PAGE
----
It really pays to know the rules – regardless of what game or activity you’re involved in. And this is no truer than in the world of tax planning. I’d like to share the story of a taxpayer who was handed a decision at the Tax Court of Canada (TCC) just two weeks ago that cost him.
On April 20, the TCC handed down its decision in the case of Van Steenis v. The Queen. In this story, Eric Van Steenis had borrowed $300,000 to invest in a mutual fund. He then deducted his interest costs in each of his tax years from 2007 to 2015 for all the interest he paid on those borrowed dollars.
Throughout those years, Mr. Van Steenis received distributions from his mutual funds that were a return of capital – a total of $196,850. He used these cash distributions partly to pay down the debt owing, but used most of the cash for personal purposes. The taxman reassessed him and denied a portion of the interest deductions he claimed on the basis that the borrowed funds were no longer used solely for the purpose of earning income. Mr. Van Steenis appealed the decision and lost the case. This comes as no surprise to Canadian tax geeks everywhere.
The rules around interest deductions can be complicated, but there are some general principles that apply here. To start, you’re generally allowed to deduct interest on borrowed money where the purpose (call this the “purpose test”) of the borrowing was to earn non-exempt income from a business or property. Income from “property” includes interest income, dividends, rents and royalties. So, borrowing to invest in a mutual fund or other securities that will provide some taxable income should do the trick.
Where did things fall apart for Mr. Van Steenis? In addition to a purpose test, there’s the “direct use” test. This test requires that you examine the current direct use of the borrowed money. Mr. Van Steenis received some of his capital back from the mutual fund. If he had reinvested this to produce income, he would have been able to continue deducting his interest. But he didn’t. He used much of that capital for personal spending. So, some of the borrowed money could no longer be traced to an income-earning purpose.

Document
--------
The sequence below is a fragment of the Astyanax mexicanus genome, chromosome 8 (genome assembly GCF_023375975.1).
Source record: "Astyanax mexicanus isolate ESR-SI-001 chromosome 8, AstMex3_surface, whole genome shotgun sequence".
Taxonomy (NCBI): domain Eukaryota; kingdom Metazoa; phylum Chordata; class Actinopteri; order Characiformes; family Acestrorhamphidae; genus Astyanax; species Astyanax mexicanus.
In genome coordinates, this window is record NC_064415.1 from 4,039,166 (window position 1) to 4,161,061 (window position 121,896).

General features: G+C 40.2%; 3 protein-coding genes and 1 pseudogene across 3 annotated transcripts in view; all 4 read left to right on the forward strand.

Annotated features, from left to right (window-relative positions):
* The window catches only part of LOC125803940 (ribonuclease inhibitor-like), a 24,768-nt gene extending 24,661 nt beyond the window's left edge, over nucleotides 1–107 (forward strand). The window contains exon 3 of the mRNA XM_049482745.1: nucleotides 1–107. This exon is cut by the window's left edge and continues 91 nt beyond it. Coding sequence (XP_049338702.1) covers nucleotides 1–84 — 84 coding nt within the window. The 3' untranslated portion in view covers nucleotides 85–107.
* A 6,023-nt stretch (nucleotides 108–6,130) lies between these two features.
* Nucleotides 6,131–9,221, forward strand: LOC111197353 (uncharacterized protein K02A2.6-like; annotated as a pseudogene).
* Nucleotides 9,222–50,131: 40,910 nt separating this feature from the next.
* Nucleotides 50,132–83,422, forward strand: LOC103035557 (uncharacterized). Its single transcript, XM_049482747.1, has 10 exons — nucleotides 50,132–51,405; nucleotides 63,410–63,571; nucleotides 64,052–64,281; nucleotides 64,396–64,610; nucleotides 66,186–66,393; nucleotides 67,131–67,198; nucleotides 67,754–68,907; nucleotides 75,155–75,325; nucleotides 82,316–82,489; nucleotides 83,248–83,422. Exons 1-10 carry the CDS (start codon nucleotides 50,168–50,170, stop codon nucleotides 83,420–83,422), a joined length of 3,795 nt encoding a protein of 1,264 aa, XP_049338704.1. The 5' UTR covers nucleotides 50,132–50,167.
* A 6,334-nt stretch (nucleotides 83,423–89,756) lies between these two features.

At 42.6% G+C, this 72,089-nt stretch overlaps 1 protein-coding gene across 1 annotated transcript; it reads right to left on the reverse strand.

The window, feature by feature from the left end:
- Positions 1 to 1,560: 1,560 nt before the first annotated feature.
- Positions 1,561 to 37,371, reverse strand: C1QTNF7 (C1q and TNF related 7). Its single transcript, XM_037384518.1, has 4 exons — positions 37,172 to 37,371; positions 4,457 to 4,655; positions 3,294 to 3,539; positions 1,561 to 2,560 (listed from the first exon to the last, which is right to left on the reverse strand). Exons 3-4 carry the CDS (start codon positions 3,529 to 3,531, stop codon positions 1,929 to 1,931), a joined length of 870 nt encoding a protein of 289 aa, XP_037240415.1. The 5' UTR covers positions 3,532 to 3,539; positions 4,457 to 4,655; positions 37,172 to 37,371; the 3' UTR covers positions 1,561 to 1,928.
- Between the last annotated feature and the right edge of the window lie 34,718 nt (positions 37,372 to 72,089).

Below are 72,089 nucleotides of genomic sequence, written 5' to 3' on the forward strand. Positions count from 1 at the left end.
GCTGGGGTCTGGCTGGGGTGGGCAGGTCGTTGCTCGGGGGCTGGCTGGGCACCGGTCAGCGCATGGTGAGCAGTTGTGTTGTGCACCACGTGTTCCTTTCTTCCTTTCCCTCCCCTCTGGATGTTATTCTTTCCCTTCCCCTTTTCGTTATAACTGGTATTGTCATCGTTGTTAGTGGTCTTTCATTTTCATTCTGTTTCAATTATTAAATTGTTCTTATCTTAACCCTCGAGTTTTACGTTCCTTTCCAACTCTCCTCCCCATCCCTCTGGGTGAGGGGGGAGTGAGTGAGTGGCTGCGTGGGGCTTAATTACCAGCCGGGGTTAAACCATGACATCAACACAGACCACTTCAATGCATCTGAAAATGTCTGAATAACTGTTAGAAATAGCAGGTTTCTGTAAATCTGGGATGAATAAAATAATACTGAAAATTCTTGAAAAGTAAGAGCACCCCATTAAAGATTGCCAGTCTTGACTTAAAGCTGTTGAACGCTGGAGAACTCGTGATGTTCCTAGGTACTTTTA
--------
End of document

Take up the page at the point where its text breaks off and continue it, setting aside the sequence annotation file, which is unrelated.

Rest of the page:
Earning income from business or property is important to deducting your interest costs. Be aware that capital gains don’t count as income from property.
Also, earning income with the borrowed funds simply needs to be one of your purposes; it doesn’t have to be your main purpose for borrowing the money. And it’s not critical that you earn “net income” or “profits” when borrowing to invest. That is, the federal interest deductions you claim over time might be higher than the income you earn from the borrowed money – and that’s okay. This position was confirmed by the Supreme Court of Canada in the Ludco decision in 2002, and again by the Canada Revenue Agency in its Income Tax Folio S3-F6-C1, Interest Deductibility (see paragraph 1.27; this Income Tax Folio is available online and is worth reading if you want to learn more about interest deductibility.
If you’re a resident in Quebec, where the rules are a little different, the interest you deduct in any given year cannot exceed the investment income you earn in that year (investment income in this case includes the taxable half of capital gains along with other income from property).
Finally, if Mr. Van Steenis had lost all or most of his capital because his investments had declined in value, he’d still be able to deduct his interest (this is called the “disappearing source” principle). But it’s not okay to change the use of the borrowed money from an income-producing use (the mutual fund investment) to being used for personal expenditures.
Tim Cestnick, FCPA, FCA, CPA(IL), CFP, TEP, is an author, and co-founder and CEO of Our Family Office Inc. He can be reached at email@example.com.